Loss-Making Energy Giant Gazprom Shells Out on Kremlin Charity Projects

Nov 17, 2017 — 16:53
— Update: Nov. 17 2017 — 13:53

Loss-Making Energy Giant Gazprom Shells Out on Kremlin Charity Projects

Nov 17, 2017 — 16:53
— Update: Nov. 17 2017 — 13:53
A patriotic theme park backed by the Kremlin and the Russian Orthodox Church, financed by Gazprom (Ermakov Dmitry / Moskva News Agency)

Russian energy giant Gazprom will reportedly more than double its spending on charity as the company continues to post losses.

The state-controlled firm ended the latest reporting period with a 9.2-billion-ruble loss ($166 million) for the first time in nearly two decades. Its rivals saw major stock gains in 3 years while Gazprom’s shares slid by 7 percent over that period.

Still, Gazprom’s charitable spending will hit record highs in 2017, according to an internal document seen by the Bloomberg news agency and confirmed by a unidentifed company official.

Continuing its 4-year upward trajectory, Gazprom’s charitable donations will total 26.3 billion rubles ($438 million) in a 60-percent uptick, Bloomberg reported Thursday.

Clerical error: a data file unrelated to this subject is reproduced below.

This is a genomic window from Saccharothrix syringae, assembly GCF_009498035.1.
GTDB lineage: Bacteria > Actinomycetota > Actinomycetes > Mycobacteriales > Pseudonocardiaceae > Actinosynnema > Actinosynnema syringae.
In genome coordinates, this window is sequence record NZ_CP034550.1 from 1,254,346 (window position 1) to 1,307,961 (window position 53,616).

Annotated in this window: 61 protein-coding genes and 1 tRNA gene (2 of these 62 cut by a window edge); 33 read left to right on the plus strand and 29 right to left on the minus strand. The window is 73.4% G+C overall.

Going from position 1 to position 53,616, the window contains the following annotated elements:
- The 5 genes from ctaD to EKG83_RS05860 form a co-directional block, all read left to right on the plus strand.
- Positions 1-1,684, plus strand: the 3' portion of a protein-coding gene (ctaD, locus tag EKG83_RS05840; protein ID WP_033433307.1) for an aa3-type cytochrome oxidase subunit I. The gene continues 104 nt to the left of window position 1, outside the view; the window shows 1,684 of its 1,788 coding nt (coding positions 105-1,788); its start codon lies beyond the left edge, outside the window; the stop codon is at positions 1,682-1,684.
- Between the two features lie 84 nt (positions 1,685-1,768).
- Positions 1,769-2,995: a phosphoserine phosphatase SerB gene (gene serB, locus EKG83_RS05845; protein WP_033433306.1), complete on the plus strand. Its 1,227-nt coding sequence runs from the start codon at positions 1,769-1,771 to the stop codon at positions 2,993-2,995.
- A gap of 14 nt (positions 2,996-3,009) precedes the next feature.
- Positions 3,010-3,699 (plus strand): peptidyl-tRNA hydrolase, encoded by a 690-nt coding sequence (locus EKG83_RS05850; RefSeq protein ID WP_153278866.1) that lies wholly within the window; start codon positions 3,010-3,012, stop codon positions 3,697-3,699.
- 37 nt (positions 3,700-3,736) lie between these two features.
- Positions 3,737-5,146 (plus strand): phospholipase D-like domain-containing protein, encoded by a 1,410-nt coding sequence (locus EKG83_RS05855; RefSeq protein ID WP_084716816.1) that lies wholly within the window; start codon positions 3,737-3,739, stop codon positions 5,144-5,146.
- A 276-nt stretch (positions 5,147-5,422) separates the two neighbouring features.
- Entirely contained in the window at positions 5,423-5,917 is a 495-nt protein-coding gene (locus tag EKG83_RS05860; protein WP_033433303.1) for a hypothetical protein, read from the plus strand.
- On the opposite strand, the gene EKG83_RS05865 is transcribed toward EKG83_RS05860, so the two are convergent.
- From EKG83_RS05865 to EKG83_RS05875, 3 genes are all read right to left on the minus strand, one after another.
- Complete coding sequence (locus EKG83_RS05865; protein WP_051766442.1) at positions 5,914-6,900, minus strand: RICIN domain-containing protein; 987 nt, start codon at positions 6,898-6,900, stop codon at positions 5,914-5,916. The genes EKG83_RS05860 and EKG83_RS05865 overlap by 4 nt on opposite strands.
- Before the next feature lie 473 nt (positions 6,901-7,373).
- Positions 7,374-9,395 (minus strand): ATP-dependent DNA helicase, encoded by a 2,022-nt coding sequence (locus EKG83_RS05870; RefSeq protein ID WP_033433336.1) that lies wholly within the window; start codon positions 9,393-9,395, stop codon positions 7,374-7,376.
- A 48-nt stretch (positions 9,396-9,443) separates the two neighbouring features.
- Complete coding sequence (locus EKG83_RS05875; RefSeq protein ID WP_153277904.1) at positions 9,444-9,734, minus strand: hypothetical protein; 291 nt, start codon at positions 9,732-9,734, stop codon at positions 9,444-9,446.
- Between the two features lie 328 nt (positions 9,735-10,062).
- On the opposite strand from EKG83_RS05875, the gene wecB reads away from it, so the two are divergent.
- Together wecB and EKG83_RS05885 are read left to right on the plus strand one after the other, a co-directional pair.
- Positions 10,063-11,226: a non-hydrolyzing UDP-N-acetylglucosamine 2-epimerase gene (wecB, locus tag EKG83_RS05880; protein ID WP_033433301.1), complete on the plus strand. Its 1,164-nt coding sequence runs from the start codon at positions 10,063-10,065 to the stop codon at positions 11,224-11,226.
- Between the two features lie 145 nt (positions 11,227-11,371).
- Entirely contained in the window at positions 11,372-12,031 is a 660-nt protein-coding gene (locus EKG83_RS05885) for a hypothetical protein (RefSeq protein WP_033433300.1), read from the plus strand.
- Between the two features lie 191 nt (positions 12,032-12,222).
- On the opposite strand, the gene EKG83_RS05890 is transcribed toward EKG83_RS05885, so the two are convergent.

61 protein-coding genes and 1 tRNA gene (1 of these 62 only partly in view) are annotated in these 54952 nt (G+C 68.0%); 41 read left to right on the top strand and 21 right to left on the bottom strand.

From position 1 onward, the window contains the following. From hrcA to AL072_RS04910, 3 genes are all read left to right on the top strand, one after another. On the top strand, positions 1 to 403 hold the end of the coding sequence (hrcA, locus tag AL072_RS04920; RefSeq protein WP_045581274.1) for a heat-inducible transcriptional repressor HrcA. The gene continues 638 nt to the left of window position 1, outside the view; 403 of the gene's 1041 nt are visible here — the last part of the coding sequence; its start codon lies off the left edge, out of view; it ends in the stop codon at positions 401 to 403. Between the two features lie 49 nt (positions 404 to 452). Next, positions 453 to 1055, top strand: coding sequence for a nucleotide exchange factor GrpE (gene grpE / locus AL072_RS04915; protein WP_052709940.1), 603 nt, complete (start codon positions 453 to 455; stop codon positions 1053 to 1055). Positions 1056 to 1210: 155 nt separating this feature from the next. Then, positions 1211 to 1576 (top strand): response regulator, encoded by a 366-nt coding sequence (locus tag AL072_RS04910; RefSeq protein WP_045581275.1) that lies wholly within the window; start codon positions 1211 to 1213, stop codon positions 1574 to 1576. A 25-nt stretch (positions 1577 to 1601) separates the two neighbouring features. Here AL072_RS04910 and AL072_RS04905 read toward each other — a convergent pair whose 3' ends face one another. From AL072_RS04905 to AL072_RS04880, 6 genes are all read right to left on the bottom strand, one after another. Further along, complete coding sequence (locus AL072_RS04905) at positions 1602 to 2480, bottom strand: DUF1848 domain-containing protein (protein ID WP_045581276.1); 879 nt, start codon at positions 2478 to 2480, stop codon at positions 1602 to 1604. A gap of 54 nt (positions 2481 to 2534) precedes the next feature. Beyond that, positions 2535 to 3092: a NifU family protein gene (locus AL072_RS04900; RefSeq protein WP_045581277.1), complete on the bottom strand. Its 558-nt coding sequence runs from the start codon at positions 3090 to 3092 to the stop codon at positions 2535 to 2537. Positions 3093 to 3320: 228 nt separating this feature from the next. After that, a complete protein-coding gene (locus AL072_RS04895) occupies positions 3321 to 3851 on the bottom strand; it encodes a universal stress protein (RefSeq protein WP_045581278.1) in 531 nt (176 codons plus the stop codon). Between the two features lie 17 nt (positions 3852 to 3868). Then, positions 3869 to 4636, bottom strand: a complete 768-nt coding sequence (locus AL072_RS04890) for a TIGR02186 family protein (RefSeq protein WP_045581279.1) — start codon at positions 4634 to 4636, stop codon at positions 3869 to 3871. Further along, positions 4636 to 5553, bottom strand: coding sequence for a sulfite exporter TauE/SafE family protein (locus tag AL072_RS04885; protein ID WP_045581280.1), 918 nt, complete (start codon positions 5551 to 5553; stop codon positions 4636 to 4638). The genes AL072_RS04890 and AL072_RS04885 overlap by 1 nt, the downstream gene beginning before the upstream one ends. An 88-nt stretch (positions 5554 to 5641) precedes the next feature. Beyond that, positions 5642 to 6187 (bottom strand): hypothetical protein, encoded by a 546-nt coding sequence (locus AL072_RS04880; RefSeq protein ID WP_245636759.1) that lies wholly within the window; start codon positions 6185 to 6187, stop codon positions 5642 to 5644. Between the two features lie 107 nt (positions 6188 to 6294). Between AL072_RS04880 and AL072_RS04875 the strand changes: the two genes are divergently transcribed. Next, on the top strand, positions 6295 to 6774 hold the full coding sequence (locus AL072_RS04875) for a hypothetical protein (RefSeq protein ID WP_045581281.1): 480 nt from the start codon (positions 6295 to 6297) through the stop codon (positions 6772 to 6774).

That money will mostly be donated to the dozen or so patriotic parks supported by the Orthodox Church that have recently opened in quick succession across Russia.

Another beneficiary of the windfall is an amateur sports center in the Siberian city of Irkutsk that opened in 2015. 

Charity expenditures fall under Gazprom’s “other” category, which includes spending on consulting and advertising. Bloomberg reports the company’s “other” spending climbed 18 percent in January-June this year, totalling 178 billion rubles.

The Bell business portal reported that Gazprom spends nearly double on charity than the next biggest spender, and more than quadruple of the next four state firms.

Bloomberg cites financial analysts as saying that investors are cognizant of Gazprom’s unorthodox spending.

Chris Weafer, senior partner at Moscow-based consulting firm Macro Advisory, says “nobody expects this to change in the foreseeable future.”

German banking giant Deutsche Bank’s Pavel Kushnir expressed disappointment.

“For those who have never changed their view that Gazprom is an inefficient company — and unfortunately that’s the majority — this news changes little."